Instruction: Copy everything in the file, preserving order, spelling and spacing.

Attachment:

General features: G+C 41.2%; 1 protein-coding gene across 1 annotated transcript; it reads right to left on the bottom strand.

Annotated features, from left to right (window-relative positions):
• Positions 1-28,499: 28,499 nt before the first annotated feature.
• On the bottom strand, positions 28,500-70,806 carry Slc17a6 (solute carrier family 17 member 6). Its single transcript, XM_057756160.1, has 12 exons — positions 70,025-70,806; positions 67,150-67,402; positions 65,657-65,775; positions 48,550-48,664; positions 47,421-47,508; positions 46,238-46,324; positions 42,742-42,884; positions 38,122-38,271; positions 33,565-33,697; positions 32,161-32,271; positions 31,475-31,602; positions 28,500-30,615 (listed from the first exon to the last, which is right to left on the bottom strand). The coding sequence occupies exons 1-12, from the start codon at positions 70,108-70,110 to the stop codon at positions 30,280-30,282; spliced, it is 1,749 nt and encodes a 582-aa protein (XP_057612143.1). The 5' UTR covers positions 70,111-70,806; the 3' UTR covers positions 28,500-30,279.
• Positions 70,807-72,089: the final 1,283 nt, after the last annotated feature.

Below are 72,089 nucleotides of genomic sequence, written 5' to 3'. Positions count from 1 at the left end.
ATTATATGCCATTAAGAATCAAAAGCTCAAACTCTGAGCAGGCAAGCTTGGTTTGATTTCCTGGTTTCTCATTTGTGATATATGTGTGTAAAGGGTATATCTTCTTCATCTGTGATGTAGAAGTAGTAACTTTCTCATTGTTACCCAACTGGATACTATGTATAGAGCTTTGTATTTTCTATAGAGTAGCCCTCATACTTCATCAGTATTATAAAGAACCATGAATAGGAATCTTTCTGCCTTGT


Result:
General features: G+C 41.2%; 1 protein-coding gene across 1 annotated transcript; it reads right to left on the bottom strand.

Annotated features, from left to right (window-relative positions):
• Positions 1-28,499: 28,499 nt before the first annotated feature.
• On the bottom strand, positions 28,500-70,806 carry Slc17a6 (solute carrier family 17 member 6). Its single transcript, XM_057756160.1, has 12 exons — positions 70,025-70,806; positions 67,150-67,402; positions 65,657-65,775; positions 48,550-48,664; positions 47,421-47,508; positions 46,238-46,324; positions 42,742-42,884; positions 38,122-38,271; positions 33,565-33,697; positions 32,161-32,271; positions 31,475-31,602; positions 28,500-30,615 (listed from the first exon to the last, which is right to left on the bottom strand). The coding sequence occupies exons 1-12, from the start codon at positions 70,108-70,110 to the stop codon at positions 30,280-30,282; spliced, it is 1,749 nt and encodes a 582-aa protein (XP_057612143.1). The 5' UTR covers positions 70,111-70,806; the 3' UTR covers positions 28,500-30,279.
• Positions 70,807-72,089: the final 1,283 nt, after the last annotated feature.

Below are 72,089 nucleotides of genomic sequence, written 5' to 3'. Positions count from 1 at the left end.
ATTATATGCCATTAAGAATCAAAAGCTCAAACTCTGAGCAGGCAAGCTTGGTTTGATTTCCTGGTTTCTCATTTGTGATATATGTGTGTAAAGGGTATATCTTCTTCATCTGTGATGTAGAAGTAGTAACTTTCTCATTGTTACCCAACTGGATACTATGTATAGAGCTTTGTATTTTCTATAGAGTAGCCCTCATACTTCATCAGTATTATAAAGAACCATGAATAGGAATCTTTCTGCCTTGT